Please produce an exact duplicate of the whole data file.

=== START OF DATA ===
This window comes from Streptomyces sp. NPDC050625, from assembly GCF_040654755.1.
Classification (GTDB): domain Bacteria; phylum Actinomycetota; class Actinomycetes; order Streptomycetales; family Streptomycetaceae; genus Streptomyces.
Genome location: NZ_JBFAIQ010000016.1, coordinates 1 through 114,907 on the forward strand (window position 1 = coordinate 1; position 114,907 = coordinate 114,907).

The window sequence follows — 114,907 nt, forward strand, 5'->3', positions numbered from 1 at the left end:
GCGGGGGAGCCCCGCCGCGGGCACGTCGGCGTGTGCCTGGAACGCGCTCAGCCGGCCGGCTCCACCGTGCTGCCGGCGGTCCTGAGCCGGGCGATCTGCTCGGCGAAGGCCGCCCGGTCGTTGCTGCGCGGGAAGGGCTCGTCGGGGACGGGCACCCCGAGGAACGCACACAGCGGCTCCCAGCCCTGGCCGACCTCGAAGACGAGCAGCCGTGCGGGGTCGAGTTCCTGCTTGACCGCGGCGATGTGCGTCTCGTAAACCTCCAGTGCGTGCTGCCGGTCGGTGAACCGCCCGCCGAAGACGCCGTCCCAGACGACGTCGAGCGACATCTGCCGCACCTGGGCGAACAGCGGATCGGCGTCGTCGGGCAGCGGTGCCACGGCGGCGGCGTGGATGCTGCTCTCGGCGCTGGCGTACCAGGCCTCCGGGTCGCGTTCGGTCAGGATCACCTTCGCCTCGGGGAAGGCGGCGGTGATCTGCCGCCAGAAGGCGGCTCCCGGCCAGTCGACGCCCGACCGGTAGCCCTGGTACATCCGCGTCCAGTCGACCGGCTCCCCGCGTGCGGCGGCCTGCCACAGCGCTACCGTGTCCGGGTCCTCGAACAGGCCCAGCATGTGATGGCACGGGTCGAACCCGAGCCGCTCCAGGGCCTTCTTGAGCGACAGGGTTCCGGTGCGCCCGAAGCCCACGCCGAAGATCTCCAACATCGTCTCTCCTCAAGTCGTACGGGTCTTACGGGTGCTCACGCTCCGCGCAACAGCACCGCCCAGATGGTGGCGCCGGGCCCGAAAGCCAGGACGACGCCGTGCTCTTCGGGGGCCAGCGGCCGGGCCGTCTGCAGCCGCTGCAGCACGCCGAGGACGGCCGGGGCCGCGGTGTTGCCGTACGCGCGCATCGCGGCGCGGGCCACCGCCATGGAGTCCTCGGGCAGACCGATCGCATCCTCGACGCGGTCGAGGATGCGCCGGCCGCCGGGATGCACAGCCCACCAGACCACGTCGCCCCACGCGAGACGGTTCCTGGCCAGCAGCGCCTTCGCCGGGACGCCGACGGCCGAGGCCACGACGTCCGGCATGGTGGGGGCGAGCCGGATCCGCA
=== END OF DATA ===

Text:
This window comes from Streptomyces sp. NPDC050625, from assembly GCF_040654755.1.
Classification (GTDB): domain Bacteria; phylum Actinomycetota; class Actinomycetes; order Streptomycetales; family Streptomycetaceae; genus Streptomyces.
Genome location: NZ_JBFAIQ010000016.1, coordinates 1 through 114,907 on the forward strand (window position 1 = coordinate 1; position 114,907 = coordinate 114,907).

The window sequence follows — 114,907 nt, forward strand, 5'->3', positions numbered from 1 at the left end:
GCGGGGGAGCCCCGCCGCGGGCACGTCGGCGTGTGCCTGGAACGCGCTCAGCCGGCCGGCTCCACCGTGCTGCCGGCGGTCCTGAGCCGGGCGATCTGCTCGGCGAAGGCCGCCCGGTCGTTGCTGCGCGGGAAGGGCTCGTCGGGGACGGGCACCCCGAGGAACGCACACAGCGGCTCCCAGCCCTGGCCGACCTCGAAGACGAGCAGCCGTGCGGGGTCGAGTTCCTGCTTGACCGCGGCGATGTGCGTCTCGTAAACCTCCAGTGCGTGCTGCCGGTCGGTGAACCGCCCGCCGAAGACGCCGTCCCAGACGACGTCGAGCGACATCTGCCGCACCTGGGCGAACAGCGGATCGGCGTCGTCGGGCAGCGGTGCCACGGCGGCGGCGTGGATGCTGCTCTCGGCGCTGGCGTACCAGGCCTCCGGGTCGCGTTCGGTCAGGATCACCTTCGCCTCGGGGAAGGCGGCGGTGATCTGCCGCCAGAAGGCGGCTCCCGGCCAGTCGACGCCCGACCGGTAGCCCTGGTACATCCGCGTCCAGTCGACCGGCTCCCCGCGTGCGGCGGCCTGCCACAGCGCTACCGTGTCCGGGTCCTCGAACAGGCCCAGCATGTGATGGCACGGGTCGAACCCGAGCCGCTCCAGGGCCTTCTTGAGCGACAGGGTTCCGGTGCGCCCGAAGCCCACGCCGAAGATCTCCAACATCGTCTCTCCTCAAGTCGTACGGGTCTTACGGGTGCTCACGCTCCGCGCAACAGCACCGCCCAGATGGTGGCGCCGGGCCCGAAAGCCAGGACGACGCCGTGCTCTTCGGGGGCCAGCGGCCGGGCCGTCTGCAGCCGCTGCAGCACGCCGAGGACGGCCGGGGCCGCGGTGTTGCCGTACGCGCGCATCGCGGCGCGGGCCACCGCCATGGAGTCCTCGGGCAGACCGATCGCATCCTCGACGCGGTCGAGGATGCGCCGGCCGCCGGGATGCACAGCCCACCAGACCACGTCGCCCCACGCGAGACGGTTCCTGGCCAGCAGCGCCTTCGCCGGGACGCCGACGGCCGAGGCCACGACGTCCGGCATGGTGGGGGCGAGCCGGATCCGCA